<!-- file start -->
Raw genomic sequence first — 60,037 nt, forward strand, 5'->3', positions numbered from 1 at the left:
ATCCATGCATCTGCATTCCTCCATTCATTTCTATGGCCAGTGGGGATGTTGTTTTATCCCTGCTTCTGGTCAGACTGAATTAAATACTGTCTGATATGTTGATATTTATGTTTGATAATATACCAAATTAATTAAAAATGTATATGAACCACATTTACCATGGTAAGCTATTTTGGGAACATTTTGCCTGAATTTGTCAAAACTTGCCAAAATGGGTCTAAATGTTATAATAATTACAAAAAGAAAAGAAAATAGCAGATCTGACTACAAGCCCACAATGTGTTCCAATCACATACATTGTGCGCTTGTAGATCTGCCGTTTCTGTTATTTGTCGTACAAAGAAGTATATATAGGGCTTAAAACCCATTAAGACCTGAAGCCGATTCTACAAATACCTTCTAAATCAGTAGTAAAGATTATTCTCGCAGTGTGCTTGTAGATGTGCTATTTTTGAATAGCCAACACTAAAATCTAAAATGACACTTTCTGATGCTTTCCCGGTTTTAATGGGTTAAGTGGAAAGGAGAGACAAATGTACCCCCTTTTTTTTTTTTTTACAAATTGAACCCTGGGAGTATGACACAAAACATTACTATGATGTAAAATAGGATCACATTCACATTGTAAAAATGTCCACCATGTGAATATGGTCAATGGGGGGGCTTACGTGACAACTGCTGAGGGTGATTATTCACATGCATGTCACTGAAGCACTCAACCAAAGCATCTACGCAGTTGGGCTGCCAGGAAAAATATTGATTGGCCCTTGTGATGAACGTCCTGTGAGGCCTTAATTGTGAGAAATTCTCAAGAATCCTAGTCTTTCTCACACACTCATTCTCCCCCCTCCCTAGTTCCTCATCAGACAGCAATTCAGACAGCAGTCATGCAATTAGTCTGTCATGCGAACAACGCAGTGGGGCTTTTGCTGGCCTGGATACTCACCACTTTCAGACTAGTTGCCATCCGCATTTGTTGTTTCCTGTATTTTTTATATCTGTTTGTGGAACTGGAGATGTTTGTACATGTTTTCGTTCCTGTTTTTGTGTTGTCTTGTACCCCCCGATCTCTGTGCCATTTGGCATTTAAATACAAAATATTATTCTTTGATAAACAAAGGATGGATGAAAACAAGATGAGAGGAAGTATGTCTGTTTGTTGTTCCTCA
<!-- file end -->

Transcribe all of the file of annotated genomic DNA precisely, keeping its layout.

Raw genomic sequence first — 60,037 nt, forward strand, 5'->3', positions numbered from 1 at the left:
ATCCATGCATCTGCATTCCTCCATTCATTTCTATGGCCAGTGGGGATGTTGTTTTATCCCTGCTTCTGGTCAGACTGAATTAAATACTGTCTGATATGTTGATATTTATGTTTGATAATATACCAAATTAATTAAAAATGTATATGAACCACATTTACCATGGTAAGCTATTTTGGGAACATTTTGCCTGAATTTGTCAAAACTTGCCAAAATGGGTCTAAATGTTATAATAATTACAAAAAGAAAAGAAAATAGCAGATCTGACTACAAGCCCACAATGTGTTCCAATCACATACATTGTGCGCTTGTAGATCTGCCGTTTCTGTTATTTGTCGTACAAAGAAGTATATATAGGGCTTAAAACCCATTAAGACCTGAAGCCGATTCTACAAATACCTTCTAAATCAGTAGTAAAGATTATTCTCGCAGTGTGCTTGTAGATGTGCTATTTTTGAATAGCCAACACTAAAATCTAAAATGACACTTTCTGATGCTTTCCCGGTTTTAATGGGTTAAGTGGAAAGGAGAGACAAATGTACCCCCTTTTTTTTTTTTTTACAAATTGAACCCTGGGAGTATGACACAAAACATTACTATGATGTAAAATAGGATCACATTCACATTGTAAAAATGTCCACCATGTGAATATGGTCAATGGGGGGGCTTACGTGACAACTGCTGAGGGTGATTATTCACATGCATGTCACTGAAGCACTCAACCAAAGCATCTACGCAGTTGGGCTGCCAGGAAAAATATTGATTGGCCCTTGTGATGAACGTCCTGTGAGGCCTTAATTGTGAGAAATTCTCAAGAATCCTAGTCTTTCTCACACACTCATTCTCCCCCCTCCCTAGTTCCTCATCAGACAGCAATTCAGACAGCAGTCATGCAATTAGTCTGTCATGCGAACAACGCAGTGGGGCTTTTGCTGGCCTGGATACTCACCACTTTCAGACTAGTTGCCATCCGCATTTGTTGTTTCCTGTATTTTTTATATCTGTTTGTGGAACTGGAGATGTTTGTACATGTTTTCGTTCCTGTTTTTGTGTTGTCTTGTACCCCCCGATCTCTGTGCCATTTGGCATTTAAATACAAAATATTATTCTTTGATAAACAAAGGATGGATGAAAACAAGATGAGAGGAAGTATGTCTGTTTGTTGTTCCTCA